I Can’t Afford My Credit Card Payment. What Should I Do?

blog illustration image

Q. I can’t pay my credit debts. My job got eliminated and my husband had a stroke and  is permanently disabled. Interest rates are horrible and I’m over my limit on all my cards because of them. I can’t afford the full payment, so I have been sending them half. What should I do?

Dear reader,

Sometimes difficult situations beyond your control can land in you in tough financial spots. And regaining control of your finances is a crucial step in getting back on your feet, but that is not likely to be all that easy. You mentioned that your credit cards are over the limit, so I would imagine that the card issuers have shut down your ability to make new charges. If not, I would recommend taking some steps that can ease your reliance on those accounts, so you can stop using them altogether and focus on eliminating the debt you already have. Here comes the harder part. Understanding that you are having to stretch a drastically reduced income to the limit, it’s worth the time and frustration to map out a detailed budget. While it may seem at first like an exercise in futility, the end result should get you closer to a point where you can prioritize your payments to create a solid strategy to avoid additional debt. To accomplish that outcome, list all your expenses starting with the most important ones like your mortgage or rent and your utilities, then continue with your car payments, insurance, groceries and so on, until you account for all your expenses. Try to reduce your budget as much as possible and don’t be afraid to be drastic since this will be temporary, until you get back on your feet. Then, realistically determine how much you have left over to pay your credit cards.

Typically, you should include your credit card payments in your budget, but for now, you can keep them separate to help you calculate and visualize how much money you can afford to pay each credit card without compromising your most necessary living expenses. Organize your debts and assign a priority to each, starting with the one you owe the most to the least. Write down each minimum payment and interest rate. If you have some income left over after you pay your monthly expenses, write down how much you can afford to pay each creditor. Now you will have some hard figures to help in your conversation with each creditor, which leads us to the next step.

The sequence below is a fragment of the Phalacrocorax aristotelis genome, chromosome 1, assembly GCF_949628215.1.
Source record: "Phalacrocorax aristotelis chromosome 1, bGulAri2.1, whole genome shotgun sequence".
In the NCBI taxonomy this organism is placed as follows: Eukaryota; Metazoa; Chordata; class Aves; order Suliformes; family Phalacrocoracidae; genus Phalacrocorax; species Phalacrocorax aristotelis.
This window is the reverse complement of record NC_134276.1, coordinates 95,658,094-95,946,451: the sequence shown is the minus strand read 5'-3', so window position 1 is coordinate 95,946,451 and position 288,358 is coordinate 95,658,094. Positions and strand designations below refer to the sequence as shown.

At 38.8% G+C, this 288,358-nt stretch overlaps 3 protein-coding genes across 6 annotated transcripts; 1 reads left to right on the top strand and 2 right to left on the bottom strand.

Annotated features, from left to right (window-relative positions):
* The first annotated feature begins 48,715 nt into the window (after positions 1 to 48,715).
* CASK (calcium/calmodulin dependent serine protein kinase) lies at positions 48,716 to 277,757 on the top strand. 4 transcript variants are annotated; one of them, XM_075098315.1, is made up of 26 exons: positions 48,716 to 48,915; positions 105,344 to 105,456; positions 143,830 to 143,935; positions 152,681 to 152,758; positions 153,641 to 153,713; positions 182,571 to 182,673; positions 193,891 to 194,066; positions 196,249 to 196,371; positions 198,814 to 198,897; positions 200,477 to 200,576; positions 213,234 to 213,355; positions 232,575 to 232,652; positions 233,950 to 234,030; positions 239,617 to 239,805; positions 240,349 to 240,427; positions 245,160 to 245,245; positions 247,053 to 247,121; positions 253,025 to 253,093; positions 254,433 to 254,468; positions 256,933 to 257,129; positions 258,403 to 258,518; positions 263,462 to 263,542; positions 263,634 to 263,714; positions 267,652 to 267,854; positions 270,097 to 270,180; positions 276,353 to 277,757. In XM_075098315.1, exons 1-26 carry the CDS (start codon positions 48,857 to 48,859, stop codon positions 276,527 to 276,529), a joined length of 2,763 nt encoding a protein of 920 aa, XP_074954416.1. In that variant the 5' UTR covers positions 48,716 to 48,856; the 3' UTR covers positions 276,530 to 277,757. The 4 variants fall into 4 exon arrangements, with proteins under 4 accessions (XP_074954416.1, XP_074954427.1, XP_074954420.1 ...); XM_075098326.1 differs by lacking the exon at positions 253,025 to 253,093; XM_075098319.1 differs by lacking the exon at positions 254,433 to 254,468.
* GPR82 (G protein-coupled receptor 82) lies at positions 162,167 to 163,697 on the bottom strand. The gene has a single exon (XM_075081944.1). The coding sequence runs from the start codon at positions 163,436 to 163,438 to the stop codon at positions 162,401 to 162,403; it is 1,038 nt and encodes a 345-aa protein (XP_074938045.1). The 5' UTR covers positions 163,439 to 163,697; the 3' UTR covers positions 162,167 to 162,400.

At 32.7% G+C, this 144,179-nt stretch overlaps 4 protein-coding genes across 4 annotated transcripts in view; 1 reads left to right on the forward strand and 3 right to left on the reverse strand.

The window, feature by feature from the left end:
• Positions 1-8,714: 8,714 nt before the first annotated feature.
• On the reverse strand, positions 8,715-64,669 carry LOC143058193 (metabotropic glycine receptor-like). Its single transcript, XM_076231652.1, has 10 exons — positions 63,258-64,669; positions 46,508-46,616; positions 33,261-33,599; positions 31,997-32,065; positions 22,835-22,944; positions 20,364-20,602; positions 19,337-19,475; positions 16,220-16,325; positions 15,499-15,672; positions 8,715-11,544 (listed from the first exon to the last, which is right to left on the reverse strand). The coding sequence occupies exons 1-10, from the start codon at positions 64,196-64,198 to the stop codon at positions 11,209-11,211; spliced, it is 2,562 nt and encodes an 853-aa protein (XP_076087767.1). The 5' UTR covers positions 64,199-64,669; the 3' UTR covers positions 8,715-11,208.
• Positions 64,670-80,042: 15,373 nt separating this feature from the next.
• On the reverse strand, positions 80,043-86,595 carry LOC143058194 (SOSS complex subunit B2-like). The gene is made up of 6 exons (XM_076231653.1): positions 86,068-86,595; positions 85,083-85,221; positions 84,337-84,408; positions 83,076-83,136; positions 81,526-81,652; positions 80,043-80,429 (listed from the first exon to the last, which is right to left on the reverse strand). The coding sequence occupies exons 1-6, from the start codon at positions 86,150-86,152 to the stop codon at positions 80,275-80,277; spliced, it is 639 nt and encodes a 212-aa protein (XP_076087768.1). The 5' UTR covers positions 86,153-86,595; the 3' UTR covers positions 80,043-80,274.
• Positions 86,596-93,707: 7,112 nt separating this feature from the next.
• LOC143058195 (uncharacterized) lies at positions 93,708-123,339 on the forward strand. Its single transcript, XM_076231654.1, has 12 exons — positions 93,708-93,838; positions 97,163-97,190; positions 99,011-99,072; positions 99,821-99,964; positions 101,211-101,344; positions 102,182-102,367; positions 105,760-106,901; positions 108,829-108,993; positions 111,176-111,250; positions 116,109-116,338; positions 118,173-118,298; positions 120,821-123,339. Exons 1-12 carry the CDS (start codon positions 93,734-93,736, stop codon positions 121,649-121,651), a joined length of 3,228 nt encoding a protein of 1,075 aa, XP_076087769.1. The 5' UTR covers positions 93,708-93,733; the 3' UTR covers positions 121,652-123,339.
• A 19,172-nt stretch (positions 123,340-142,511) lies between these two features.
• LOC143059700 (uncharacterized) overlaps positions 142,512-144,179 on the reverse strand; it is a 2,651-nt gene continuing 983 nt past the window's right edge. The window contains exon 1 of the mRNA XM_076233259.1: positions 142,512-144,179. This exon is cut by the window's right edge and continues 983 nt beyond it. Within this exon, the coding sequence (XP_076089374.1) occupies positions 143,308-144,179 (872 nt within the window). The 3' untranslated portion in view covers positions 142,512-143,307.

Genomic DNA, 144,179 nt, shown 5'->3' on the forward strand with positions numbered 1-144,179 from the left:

When you call your creditors, you will need to explain your situation and make your intention to repay them very clear. Sometimes, creditors have temporary in-house hardship programs to help consumers get through rough spots. They could reduce your interest or even suspend your payments for a period of time. Just make sure you don’t commit to payments you cannot afford because it could worsen your situation. If you are able to reach a verbal agreement on a new payment agreement, ask for it in writing and keep it for your records.

It may take more than one call to get your creditor’s cooperation, and in some cases, they may not help at all. If that’s the case, consider enlisting the help of an NFCC-certified credit counselor. Your credit counselor can help you explore different debt repayment strategies to manage your credit card debt. They can also help you optimize your budget to make the most of your income. And if you are having difficulties keeping up with your living expenses, they can connect you with local resources to help get through. Credit counselling sessions are typically free at nonprofit agencies and you can talk to a counselor on the phone, on line or in person. The sooner you talk to your counselor, the sooner you will start to working towards repaying your cards. I wish you all the best in your efforts to get your finances back on track!

Bruce McClary, Vice President of Communications

Bruce McClary is the Vice President of Communications for the National Foundation for Credit Counseling® (NFCC®). Based in Washington, D.C., he provides marketing and media relations support for the NFCC and its member agencies serving all 50 states and Puerto Rico. Bruce is considered a subject matter expert and interfaces with the national media, serving as a primary representative for the organization. He has been a featured financial expert for the nation’s top news outlets, including USA Today, MSNBC, NBC News, The New York Times, the Wall Street Journal, CNN, MarketWatch, Fox Business, and hundreds of local media outlets from coast to coast.

If you have a question about your own specific financial situation, don’t hesitate to submit your question to our experts today! If you would like a thorough review of your personal financial situation, contact one of our nonprofit credit counseling agencies today!

*Some questions have been shortened and/or altered for publication purposes while others have been published as is.